All are graph-based data structures. In general, a graph is a structure defined by a set of points `P`

and a set of `A`

edges, where a `a`

element of the `A`

set has two attributes, `a.origem`

and `a.destino`

both `a.origem`

and `a.destino`

belong to the `P`

set.

A graph can be fully connected (connected graph), or it can have totally independent parts (disconnected graph). A disconnected graph means that there are `p1`

and `p2`

points such that it is not possible to navigate from `p1`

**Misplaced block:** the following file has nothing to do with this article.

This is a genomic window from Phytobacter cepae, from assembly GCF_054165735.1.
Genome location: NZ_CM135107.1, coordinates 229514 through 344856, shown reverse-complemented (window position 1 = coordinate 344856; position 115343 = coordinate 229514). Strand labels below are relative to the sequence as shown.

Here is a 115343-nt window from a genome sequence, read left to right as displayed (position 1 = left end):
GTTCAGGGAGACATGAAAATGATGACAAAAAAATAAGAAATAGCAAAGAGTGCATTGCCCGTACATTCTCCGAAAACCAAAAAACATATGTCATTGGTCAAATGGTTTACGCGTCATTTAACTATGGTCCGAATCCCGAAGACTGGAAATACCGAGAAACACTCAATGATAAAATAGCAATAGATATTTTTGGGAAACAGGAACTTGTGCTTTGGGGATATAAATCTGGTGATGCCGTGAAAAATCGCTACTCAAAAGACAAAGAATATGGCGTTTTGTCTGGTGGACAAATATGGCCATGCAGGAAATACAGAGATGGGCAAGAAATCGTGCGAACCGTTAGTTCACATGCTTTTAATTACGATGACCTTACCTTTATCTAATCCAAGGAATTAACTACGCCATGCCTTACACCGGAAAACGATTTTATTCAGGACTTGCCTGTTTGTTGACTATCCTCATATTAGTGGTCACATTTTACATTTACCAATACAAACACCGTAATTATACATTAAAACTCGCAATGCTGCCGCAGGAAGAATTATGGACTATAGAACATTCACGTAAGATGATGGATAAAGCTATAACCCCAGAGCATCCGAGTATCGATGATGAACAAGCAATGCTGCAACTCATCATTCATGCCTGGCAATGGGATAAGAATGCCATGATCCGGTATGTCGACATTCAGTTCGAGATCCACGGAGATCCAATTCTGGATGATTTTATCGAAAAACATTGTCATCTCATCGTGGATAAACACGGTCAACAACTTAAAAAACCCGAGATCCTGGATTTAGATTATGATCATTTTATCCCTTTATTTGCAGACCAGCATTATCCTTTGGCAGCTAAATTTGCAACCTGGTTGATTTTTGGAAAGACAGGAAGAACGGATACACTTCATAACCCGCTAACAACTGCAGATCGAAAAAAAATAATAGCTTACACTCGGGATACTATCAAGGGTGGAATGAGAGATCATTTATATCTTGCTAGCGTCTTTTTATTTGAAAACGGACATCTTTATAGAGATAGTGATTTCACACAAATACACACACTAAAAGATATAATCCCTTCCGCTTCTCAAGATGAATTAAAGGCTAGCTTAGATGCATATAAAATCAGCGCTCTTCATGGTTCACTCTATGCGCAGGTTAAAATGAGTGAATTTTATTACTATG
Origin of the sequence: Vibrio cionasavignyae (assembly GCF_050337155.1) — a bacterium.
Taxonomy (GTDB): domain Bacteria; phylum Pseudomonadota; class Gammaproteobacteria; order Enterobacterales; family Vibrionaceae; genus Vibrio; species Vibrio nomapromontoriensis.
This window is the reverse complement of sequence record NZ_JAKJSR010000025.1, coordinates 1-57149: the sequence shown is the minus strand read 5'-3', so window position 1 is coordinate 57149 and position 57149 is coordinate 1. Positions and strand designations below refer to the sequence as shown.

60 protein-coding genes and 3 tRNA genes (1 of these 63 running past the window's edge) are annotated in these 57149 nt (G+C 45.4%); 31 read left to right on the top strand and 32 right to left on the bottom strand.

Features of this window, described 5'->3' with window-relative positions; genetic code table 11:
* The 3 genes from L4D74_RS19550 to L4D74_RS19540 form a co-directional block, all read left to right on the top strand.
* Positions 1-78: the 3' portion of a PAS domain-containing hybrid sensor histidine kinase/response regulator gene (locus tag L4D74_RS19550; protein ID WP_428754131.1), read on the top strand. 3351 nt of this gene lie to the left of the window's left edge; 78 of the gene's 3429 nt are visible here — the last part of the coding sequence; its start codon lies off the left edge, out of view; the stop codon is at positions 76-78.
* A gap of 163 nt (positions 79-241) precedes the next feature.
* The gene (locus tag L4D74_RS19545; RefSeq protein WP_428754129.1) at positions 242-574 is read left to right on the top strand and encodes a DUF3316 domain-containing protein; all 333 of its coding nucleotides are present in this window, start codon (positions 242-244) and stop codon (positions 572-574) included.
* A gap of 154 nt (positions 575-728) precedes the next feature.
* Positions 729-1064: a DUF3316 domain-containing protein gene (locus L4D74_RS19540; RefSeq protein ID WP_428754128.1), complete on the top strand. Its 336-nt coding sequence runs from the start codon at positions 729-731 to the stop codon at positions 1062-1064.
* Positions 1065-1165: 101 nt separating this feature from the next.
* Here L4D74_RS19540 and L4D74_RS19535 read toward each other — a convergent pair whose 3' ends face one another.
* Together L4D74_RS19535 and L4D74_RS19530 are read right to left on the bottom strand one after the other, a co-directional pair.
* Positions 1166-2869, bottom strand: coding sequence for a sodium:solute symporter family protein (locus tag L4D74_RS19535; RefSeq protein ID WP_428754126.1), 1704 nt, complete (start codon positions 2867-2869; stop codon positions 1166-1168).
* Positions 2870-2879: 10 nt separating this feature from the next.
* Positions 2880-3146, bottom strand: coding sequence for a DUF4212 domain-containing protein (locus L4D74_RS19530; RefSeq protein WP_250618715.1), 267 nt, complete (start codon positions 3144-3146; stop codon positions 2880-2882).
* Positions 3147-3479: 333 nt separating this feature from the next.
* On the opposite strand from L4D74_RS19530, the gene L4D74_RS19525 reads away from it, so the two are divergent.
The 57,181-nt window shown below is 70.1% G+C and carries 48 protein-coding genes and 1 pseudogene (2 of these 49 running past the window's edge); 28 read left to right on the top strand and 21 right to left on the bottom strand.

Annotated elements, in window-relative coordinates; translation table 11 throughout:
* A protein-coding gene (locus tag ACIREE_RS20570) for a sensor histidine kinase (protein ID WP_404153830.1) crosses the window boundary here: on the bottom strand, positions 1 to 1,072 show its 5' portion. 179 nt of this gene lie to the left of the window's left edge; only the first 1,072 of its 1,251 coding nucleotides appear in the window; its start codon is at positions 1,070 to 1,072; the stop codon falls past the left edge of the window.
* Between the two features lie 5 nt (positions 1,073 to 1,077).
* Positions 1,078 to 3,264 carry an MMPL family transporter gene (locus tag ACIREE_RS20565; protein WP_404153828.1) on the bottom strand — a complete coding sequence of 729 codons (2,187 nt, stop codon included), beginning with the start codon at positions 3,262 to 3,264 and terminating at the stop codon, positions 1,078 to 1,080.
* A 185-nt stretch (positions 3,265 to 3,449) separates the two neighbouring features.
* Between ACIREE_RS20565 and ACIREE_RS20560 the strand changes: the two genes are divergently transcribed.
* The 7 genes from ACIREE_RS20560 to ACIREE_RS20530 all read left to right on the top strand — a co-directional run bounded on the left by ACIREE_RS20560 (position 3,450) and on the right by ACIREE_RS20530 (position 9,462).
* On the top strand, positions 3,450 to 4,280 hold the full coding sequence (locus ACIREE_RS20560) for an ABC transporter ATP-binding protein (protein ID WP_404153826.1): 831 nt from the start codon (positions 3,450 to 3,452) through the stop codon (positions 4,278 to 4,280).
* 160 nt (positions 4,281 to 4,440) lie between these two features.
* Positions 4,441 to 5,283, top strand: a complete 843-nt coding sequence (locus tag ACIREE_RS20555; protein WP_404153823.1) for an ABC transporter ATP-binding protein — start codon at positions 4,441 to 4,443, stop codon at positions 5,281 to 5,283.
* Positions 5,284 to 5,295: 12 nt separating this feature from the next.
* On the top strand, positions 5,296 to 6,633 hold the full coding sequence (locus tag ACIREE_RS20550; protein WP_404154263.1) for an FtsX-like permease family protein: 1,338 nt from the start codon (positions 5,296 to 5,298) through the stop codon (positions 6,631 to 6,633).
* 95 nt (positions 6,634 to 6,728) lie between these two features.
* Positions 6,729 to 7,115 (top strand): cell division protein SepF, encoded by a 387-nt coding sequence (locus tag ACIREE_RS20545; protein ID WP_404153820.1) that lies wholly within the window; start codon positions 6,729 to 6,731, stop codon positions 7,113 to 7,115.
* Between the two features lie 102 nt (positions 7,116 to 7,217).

to `p2`

by the edges defined in `A`

.

A tree is a type of connected graph where every point is the destination of only one source.

A forest is a possibly disconnected graph such that for each connected unit you have a tree. A connected forest is a tree.

As @Everson commented on the question, the explanation of trees in this answer is great, including even intuitive designs.